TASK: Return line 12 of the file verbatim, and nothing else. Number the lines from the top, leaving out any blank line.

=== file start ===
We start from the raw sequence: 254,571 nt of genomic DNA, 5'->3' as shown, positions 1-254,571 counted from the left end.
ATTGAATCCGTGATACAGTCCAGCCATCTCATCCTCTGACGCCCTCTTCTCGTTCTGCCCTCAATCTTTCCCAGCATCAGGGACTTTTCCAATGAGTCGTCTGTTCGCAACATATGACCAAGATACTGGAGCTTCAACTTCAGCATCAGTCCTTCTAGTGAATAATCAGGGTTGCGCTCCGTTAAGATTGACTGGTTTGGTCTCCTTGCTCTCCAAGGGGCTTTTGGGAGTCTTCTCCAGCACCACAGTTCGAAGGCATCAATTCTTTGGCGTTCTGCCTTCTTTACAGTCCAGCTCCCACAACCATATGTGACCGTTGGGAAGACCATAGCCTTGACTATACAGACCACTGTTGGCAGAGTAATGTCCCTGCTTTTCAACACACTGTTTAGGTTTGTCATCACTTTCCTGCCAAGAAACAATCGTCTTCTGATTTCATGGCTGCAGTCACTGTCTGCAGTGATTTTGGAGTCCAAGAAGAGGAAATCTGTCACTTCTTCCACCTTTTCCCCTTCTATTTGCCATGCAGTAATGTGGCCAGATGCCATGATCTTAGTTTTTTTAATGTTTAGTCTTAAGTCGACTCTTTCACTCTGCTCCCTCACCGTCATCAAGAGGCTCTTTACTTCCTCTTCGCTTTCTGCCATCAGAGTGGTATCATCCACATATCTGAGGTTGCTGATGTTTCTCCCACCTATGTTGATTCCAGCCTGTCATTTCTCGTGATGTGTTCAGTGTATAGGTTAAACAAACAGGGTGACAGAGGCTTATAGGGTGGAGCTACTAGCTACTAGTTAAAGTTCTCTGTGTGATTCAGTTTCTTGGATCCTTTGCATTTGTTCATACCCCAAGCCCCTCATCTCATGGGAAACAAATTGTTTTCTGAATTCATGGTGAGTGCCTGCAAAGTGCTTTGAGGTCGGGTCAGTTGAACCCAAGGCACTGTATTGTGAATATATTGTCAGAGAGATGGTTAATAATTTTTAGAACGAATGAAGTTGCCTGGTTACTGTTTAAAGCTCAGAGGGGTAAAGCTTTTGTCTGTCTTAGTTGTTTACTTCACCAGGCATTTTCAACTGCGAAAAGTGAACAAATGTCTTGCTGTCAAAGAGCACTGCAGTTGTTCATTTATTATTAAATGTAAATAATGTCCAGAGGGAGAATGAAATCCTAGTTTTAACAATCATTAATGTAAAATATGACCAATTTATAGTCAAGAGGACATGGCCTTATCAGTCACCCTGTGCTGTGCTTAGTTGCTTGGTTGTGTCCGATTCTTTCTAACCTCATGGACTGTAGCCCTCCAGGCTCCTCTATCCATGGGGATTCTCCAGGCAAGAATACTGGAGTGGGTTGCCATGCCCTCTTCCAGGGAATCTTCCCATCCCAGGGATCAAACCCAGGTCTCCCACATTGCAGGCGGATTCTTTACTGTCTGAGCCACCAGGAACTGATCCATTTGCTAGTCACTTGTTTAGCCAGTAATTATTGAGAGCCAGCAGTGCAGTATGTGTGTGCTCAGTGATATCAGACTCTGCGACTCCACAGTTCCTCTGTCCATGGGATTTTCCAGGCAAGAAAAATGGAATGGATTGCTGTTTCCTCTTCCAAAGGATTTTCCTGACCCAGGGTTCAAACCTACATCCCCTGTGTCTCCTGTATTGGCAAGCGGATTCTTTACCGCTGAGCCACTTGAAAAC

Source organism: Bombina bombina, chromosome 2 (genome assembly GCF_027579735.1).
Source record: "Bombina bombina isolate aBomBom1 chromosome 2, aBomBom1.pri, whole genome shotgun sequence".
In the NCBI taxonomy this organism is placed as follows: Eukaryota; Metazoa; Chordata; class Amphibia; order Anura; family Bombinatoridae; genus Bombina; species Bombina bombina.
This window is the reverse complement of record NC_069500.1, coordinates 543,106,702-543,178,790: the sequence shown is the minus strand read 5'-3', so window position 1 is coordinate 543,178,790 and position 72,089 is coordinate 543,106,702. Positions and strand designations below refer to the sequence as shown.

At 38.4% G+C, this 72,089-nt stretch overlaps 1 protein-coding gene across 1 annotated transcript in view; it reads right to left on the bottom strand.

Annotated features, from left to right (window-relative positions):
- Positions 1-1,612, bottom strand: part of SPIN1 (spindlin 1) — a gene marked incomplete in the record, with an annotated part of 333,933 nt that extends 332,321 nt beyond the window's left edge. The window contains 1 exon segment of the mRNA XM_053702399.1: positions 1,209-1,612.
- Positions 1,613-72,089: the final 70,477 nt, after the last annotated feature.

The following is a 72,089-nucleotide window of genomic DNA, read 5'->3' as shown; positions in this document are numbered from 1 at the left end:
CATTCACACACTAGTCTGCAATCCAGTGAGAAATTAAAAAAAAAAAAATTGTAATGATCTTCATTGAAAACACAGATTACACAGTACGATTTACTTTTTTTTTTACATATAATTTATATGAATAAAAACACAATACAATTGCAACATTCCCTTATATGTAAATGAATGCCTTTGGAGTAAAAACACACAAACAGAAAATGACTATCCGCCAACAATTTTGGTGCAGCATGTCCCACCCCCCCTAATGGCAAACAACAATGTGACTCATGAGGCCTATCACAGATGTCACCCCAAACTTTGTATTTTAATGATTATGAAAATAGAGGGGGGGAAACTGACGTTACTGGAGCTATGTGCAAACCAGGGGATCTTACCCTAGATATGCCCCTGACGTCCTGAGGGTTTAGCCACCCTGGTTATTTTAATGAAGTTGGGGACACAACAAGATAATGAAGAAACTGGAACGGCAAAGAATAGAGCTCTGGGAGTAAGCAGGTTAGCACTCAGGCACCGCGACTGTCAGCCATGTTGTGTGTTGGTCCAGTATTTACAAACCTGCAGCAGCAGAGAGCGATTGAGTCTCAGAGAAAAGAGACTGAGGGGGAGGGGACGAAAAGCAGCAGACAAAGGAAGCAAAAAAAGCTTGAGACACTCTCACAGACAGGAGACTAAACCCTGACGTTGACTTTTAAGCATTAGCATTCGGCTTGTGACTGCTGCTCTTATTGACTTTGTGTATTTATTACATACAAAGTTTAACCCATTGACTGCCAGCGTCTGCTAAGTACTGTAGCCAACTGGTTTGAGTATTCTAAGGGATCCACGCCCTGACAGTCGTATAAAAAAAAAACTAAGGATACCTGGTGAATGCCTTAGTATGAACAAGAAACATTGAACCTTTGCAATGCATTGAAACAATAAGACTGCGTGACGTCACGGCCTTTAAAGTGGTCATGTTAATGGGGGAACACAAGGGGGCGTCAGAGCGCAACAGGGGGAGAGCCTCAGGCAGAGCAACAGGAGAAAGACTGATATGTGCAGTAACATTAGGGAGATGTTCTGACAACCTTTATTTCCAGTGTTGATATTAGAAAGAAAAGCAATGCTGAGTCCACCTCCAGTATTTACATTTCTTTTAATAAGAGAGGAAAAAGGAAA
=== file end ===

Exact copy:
CATTCACACACTAGTCTGCAATCCAGTGAGAAATTAAAAAAAAAAAAATTGTAATGATCTTCATTGAAAACACAGATTACACAGTACGATTTACTTTTTTTTTTACATATAATTTATATGAATAAAAACACAATACAATTGCAACATTCCCTTATATGTAAATGAATGCCTTTGGAGTAAAAACACACAAACAGAAAATGACTATCCGCCAACAATTTTGGTGCAGCATGTCCCACCCCCCCTAATGGCAAACAACAATGTGACTCATGAGGCCTATCACAGATGTCACCCCAAACTTTGTATTTTAATGATTATGAAAATAGAGGGGGGGAAACTGACGTTACTGGAGCTATGTGCAAACCAGGGGATCTTACCCTAGATATGCCCCTGACGTCCTGAGGGTTTAGCCACCCTGGTTATTTTAATGAAGTTGGGGACACAACAAGATAATGAAGAAACTGGAACGGCAAAGAATAGAGCTCTGGGAGTAAGCAGGTTAGCACTCAGGCACCGCGACTGTCAGCCATGTTGTGTGTTGGTCCAGTATTTACAAACCTGCAGCAGCAGAGAGCGATTGAGTCTCAGAGAAAAGAGACTGAGGGGGAGGGGACGAAAAGCAGCAGACAAAGGAAGCAAAAAAAGCTTGAGACACTCTCACAGACAGGAGACTAAACCCTGACGTTGACTTTTAAGCATTAGCATTCGGCTTGTGACTGCTGCTCTTATTGACTTTGTGTATTTATTACATACAAAGTTTAACCCATTGACTGCCAGCGTCTGCTAAGTACTGTAGCCAACTGGTTTGAGTATTCTAAGGGATCCACGCCCTGACAGTCGTATAAAAAAAAAACTAAGGATACCTGGTGAATGCCTTAGTATGAACAAGAAACATTGAACCTTTGCAATGCATTGAAACAATAAGACTGCGTGACGTCACGGCCTTTAAAGTGGTCATGTTAATGGGGGAACACAAGGGGGCGTCAGAGCGCAACAGGGGGAGAGCCTCAGGCAGAGCAACAGGAGAAAGACTGATATGTGCAGTAACATTAGGGAGATGTTCTGACAACCTTTATTTCCAGTGTTGATATTAGAAAGAAAAGCAATGCTGAGTCCACCTCCAGTATTTACATTTCTTTTAATAAGAGAGGAAAAAGGAAA